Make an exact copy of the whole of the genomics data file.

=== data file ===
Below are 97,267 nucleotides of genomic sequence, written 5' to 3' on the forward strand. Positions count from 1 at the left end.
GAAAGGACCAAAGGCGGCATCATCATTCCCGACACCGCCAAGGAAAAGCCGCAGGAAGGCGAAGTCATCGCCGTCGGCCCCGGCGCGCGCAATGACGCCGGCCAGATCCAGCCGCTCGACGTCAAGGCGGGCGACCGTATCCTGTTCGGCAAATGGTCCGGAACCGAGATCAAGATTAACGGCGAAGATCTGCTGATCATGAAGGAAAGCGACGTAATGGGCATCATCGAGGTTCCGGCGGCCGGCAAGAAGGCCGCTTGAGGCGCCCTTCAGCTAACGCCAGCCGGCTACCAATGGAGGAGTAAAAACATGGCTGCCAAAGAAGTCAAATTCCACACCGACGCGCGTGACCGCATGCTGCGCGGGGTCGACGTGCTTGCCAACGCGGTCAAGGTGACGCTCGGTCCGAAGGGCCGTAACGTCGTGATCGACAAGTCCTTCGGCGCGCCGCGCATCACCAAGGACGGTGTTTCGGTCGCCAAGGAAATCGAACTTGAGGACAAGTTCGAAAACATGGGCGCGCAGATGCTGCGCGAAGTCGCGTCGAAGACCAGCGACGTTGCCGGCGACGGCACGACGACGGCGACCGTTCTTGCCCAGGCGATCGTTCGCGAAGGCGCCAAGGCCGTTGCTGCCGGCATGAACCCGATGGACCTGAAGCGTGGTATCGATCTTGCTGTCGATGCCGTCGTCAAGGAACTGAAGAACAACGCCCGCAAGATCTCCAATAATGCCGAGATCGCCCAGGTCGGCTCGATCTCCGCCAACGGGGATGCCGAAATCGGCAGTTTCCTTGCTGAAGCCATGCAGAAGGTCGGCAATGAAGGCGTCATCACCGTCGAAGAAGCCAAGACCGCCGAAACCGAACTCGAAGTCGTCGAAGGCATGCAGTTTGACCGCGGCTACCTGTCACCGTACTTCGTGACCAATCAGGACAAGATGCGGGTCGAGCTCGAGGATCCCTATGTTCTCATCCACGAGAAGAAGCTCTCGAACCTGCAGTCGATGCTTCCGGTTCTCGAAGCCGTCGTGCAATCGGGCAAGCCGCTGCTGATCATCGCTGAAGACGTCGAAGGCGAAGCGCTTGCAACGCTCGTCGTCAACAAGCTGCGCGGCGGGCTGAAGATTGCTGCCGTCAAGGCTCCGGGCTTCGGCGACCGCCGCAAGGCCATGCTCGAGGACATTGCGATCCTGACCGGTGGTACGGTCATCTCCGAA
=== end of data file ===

Below are 97,267 nucleotides of genomic sequence, written 5' to 3' on the forward strand. Positions count from 1 at the left end.
GAAAGGACCAAAGGCGGCATCATCATTCCCGACACCGCCAAGGAAAAGCCGCAGGAAGGCGAAGTCATCGCCGTCGGCCCCGGCGCGCGCAATGACGCCGGCCAGATCCAGCCGCTCGACGTCAAGGCGGGCGACCGTATCCTGTTCGGCAAATGGTCCGGAACCGAGATCAAGATTAACGGCGAAGATCTGCTGATCATGAAGGAAAGCGACGTAATGGGCATCATCGAGGTTCCGGCGGCCGGCAAGAAGGCCGCTTGAGGCGCCCTTCAGCTAACGCCAGCCGGCTACCAATGGAGGAGTAAAAACATGGCTGCCAAAGAAGTCAAATTCCACACCGACGCGCGTGACCGCATGCTGCGCGGGGTCGACGTGCTTGCCAACGCGGTCAAGGTGACGCTCGGTCCGAAGGGCCGTAACGTCGTGATCGACAAGTCCTTCGGCGCGCCGCGCATCACCAAGGACGGTGTTTCGGTCGCCAAGGAAATCGAACTTGAGGACAAGTTCGAAAACATGGGCGCGCAGATGCTGCGCGAAGTCGCGTCGAAGACCAGCGACGTTGCCGGCGACGGCACGACGACGGCGACCGTTCTTGCCCAGGCGATCGTTCGCGAAGGCGCCAAGGCCGTTGCTGCCGGCATGAACCCGATGGACCTGAAGCGTGGTATCGATCTTGCTGTCGATGCCGTCGTCAAGGAACTGAAGAACAACGCCCGCAAGATCTCCAATAATGCCGAGATCGCCCAGGTCGGCTCGATCTCCGCCAACGGGGATGCCGAAATCGGCAGTTTCCTTGCTGAAGCCATGCAGAAGGTCGGCAATGAAGGCGTCATCACCGTCGAAGAAGCCAAGACCGCCGAAACCGAACTCGAAGTCGTCGAAGGCATGCAGTTTGACCGCGGCTACCTGTCACCGTACTTCGTGACCAATCAGGACAAGATGCGGGTCGAGCTCGAGGATCCCTATGTTCTCATCCACGAGAAGAAGCTCTCGAACCTGCAGTCGATGCTTCCGGTTCTCGAAGCCGTCGTGCAATCGGGCAAGCCGCTGCTGATCATCGCTGAAGACGTCGAAGGCGAAGCGCTTGCAACGCTCGTCGTCAACAAGCTGCGCGGCGGGCTGAAGATTGCTGCCGTCAAGGCTCCGGGCTTCGGCGACCGCCGCAAGGCCATGCTCGAGGACATTGCGATCCTGACCGGTGGTACGGTCATCTCCGAA